In his introduction, Arthur F. Kinney discusses the significance of these works as protonovels and their influence on such writers as Shakespeare. He also explores the social, political, and economic conditions of a time that spawned a community of renegades who conned their way to fame, fortune, and, occasionally, the rope at Tyburn.
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A Room of His Own
A Literary-Cultural Study of Victorian Clubland
Barbara Black
Ohio University Press, 2012

In nineteenth-century London, a clubbable man was a fortunate man, indeed. The Reform, the Athenaeum, the Travellers, the Carlton, the United Service are just a few of the gentlemen’s clubs that formed the exclusive preserve known as “clubland” in Victorian London—the City of Clubs that arose during the Golden Age of Clubs. Why were these associations for men only such a powerful emergent institution in nineteenth-century London? Distinctly British, how did these single-sex clubs help fashion men, foster a culture of manliness, and assist in the project of nation building? What can elite male affiliative culture tell us about nineteenth-century Britishness?

A Room of His Own sheds light on the mysterious ways of male associational culture as it examines such topics as fraternity, sophistication, nostalgia, social capital, celebrity, gossip, and male professionalism. The story of clubland (and the literature it generated) begins with Britain’s military heroes home from the Napoleonic campaign and quickly turns to Dickens’s and Thackeray’s acrimonious Garrick Club Affair. It takes us to Richard Burton’s curious Cannibal Club and Winston Churchill’s The Other Club; it goes underground to consider Uranian desire and Oscar Wilde’s clubbing and resurfaces to examine the problematics of belonging in Trollope’s novels. The trespass of French socialist Flora Tristan, who cross-dressed her way into the clubs of Pall Mall, provides a brief interlude. London’s clubland—this all-important room of his own—comes to life as Barbara Black explores the literary representations of clubland and the important social and cultural work that this urban site enacts. Our present-day culture of connectivity owes much to nineteenth-century sociability and Victorian networks; clubland reveals to us our own enduring desire to belong, to construct imagined communities, and to affiliate with like-minded comrades.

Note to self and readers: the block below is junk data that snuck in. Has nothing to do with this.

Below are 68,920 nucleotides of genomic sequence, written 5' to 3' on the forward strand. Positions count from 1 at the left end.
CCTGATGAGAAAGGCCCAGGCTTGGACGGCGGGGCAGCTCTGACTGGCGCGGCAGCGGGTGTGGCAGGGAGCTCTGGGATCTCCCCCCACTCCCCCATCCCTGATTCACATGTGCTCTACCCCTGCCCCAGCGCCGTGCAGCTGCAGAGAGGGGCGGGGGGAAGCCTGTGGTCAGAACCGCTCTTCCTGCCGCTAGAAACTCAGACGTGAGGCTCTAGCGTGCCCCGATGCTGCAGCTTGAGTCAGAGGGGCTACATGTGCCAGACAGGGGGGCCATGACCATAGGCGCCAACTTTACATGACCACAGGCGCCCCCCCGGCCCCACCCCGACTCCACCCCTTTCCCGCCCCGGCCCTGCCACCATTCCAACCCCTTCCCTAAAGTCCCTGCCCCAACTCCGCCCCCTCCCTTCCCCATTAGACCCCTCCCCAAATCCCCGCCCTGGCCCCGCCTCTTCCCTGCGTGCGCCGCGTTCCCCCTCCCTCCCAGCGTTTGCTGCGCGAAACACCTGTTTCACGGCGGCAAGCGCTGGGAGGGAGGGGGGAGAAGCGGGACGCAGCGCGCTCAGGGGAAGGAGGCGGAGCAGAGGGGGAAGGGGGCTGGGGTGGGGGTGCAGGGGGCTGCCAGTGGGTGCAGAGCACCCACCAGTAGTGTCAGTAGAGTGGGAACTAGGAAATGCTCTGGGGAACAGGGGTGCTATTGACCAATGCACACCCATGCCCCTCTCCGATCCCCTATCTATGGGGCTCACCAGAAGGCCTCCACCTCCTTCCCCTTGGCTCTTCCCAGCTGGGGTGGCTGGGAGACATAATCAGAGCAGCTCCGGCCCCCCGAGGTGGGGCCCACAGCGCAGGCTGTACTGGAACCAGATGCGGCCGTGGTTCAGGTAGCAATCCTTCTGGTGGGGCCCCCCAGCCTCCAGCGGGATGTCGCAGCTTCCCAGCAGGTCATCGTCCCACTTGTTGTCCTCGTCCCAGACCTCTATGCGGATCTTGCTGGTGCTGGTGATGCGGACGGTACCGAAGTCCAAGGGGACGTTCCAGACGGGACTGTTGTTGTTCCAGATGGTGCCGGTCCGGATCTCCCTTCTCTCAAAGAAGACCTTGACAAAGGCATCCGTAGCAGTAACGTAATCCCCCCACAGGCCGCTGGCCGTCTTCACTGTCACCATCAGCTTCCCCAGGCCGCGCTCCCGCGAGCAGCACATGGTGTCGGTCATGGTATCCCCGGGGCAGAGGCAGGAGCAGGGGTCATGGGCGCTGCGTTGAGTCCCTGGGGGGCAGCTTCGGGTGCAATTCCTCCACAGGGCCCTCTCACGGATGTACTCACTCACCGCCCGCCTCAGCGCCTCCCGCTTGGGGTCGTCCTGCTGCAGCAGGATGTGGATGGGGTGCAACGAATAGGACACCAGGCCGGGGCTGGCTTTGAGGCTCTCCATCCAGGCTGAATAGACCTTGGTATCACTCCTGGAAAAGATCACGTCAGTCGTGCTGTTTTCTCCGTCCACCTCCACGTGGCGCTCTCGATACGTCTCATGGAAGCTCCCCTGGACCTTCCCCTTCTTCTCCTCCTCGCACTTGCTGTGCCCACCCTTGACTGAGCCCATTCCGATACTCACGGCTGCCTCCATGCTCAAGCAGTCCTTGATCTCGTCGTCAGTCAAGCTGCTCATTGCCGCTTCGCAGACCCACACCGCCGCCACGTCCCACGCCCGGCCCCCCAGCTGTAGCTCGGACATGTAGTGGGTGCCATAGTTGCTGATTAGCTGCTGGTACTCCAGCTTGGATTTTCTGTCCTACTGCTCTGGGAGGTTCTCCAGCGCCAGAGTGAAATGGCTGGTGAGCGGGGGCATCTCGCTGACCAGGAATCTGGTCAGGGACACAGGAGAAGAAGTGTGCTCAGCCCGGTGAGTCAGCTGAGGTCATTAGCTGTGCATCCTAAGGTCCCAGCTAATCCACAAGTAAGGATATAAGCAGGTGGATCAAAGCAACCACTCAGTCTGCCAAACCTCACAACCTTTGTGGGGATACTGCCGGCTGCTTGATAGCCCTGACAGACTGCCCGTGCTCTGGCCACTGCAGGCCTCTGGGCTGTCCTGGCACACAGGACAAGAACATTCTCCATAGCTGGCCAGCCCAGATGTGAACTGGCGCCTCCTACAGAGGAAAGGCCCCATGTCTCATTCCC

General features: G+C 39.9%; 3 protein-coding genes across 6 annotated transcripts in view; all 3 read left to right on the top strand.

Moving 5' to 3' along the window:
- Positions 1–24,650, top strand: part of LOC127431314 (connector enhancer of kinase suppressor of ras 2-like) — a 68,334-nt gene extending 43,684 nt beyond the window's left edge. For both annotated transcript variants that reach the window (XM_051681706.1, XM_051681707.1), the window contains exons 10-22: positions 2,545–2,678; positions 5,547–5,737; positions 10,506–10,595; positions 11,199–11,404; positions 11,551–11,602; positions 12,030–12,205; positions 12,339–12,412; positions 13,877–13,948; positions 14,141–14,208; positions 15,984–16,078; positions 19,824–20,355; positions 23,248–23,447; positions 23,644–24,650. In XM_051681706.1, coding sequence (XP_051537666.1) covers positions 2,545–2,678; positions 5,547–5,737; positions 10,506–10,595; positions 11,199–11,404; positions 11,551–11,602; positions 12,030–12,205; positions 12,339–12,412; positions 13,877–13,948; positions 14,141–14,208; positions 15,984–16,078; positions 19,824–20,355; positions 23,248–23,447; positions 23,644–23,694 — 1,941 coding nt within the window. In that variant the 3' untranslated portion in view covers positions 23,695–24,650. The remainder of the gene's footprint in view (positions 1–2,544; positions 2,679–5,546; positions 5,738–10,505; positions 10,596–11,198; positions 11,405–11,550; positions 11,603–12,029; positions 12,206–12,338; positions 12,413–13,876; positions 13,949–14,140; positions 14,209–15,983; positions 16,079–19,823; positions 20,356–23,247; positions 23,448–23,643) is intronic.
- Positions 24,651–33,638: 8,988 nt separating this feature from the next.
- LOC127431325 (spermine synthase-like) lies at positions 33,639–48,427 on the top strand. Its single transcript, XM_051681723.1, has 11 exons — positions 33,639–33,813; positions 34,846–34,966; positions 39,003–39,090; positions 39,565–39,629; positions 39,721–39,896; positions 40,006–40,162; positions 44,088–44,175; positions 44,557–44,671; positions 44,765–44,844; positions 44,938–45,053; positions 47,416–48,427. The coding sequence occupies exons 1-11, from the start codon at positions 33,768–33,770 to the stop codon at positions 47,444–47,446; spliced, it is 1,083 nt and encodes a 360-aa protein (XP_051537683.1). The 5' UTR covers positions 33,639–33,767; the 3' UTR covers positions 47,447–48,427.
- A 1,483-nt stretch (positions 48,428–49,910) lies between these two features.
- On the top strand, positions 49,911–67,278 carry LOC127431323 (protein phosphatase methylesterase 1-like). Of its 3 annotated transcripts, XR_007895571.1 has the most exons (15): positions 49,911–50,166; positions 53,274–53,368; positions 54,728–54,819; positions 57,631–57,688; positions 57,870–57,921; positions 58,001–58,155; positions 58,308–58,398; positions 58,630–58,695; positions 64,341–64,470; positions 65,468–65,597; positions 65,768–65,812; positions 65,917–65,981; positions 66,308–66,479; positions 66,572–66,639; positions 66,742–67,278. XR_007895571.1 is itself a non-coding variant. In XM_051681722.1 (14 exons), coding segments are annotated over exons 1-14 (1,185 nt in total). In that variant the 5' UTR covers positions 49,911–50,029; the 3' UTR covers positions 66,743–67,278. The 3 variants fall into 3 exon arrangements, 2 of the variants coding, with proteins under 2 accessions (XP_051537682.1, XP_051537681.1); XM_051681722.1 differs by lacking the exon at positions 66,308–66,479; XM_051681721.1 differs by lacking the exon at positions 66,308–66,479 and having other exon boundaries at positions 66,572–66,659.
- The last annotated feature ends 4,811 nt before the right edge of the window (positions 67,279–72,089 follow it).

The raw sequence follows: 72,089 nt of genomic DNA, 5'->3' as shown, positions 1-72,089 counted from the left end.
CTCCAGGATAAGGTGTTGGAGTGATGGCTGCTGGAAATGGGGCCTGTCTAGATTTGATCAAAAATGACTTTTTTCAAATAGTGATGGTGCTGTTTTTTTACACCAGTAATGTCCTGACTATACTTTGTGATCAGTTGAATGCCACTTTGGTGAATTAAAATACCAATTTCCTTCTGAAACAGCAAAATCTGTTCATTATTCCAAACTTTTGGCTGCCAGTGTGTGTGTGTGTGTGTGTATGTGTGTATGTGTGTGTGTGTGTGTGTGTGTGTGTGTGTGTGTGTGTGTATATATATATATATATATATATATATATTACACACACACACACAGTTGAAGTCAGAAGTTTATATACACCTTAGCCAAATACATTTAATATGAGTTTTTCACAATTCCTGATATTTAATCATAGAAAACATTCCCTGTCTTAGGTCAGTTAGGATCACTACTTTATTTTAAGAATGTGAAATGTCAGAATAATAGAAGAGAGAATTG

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Sex and the Gender Revolution, Volume 1
Heterosexuality and the Third Gender in Enlightenment London
Randolph Trumbach
University of Chicago Press, 1998
A revolution in gender relations occurred in London around 1700, resulting in a sexual system that endured in many aspects until the sexual revolution of the 1960s. For the first time in European history, there emerged three genders: men, women, and a third gender of adult effeminate sodomites, or homosexuals. This third gender had radical consequences for the sexual lives of most men and women since it promoted an opposing ideal of exclusive heterosexuality.

In Sex and the Gender Revolution, Randolph Trumbach reconstructs the worlds of eighteenth-century prostitution, illegitimacy, sexual violence, and adultery. In those worlds the majority of men became heterosexuals by avoiding sodomy and sodomite behavior.

As men defined themselves more and more as heterosexuals, women generally experienced the new male heterosexuality as its victims. But women—as prostitutes, seduced servants, remarrying widows, and adulterous wives— also pursued passion. The seamy sexual underworld of extramarital behavior was central not only to the sexual lives of men and women, but to the very existence of marriage, the family, domesticity, and romantic love. London emerges as not only a geographical site but as an actor in its own right, mapping out domains where patriarchy, heterosexuality, domesticity, and female resistance take vivid form in our imaginations and senses.

As comprehensive and authoritative as it is eloquent and provocative, this book will become an indispensable study for social and cultural historians and delightful reading for anyone interested in taking a close look at sex and gender in eighteenth-century London.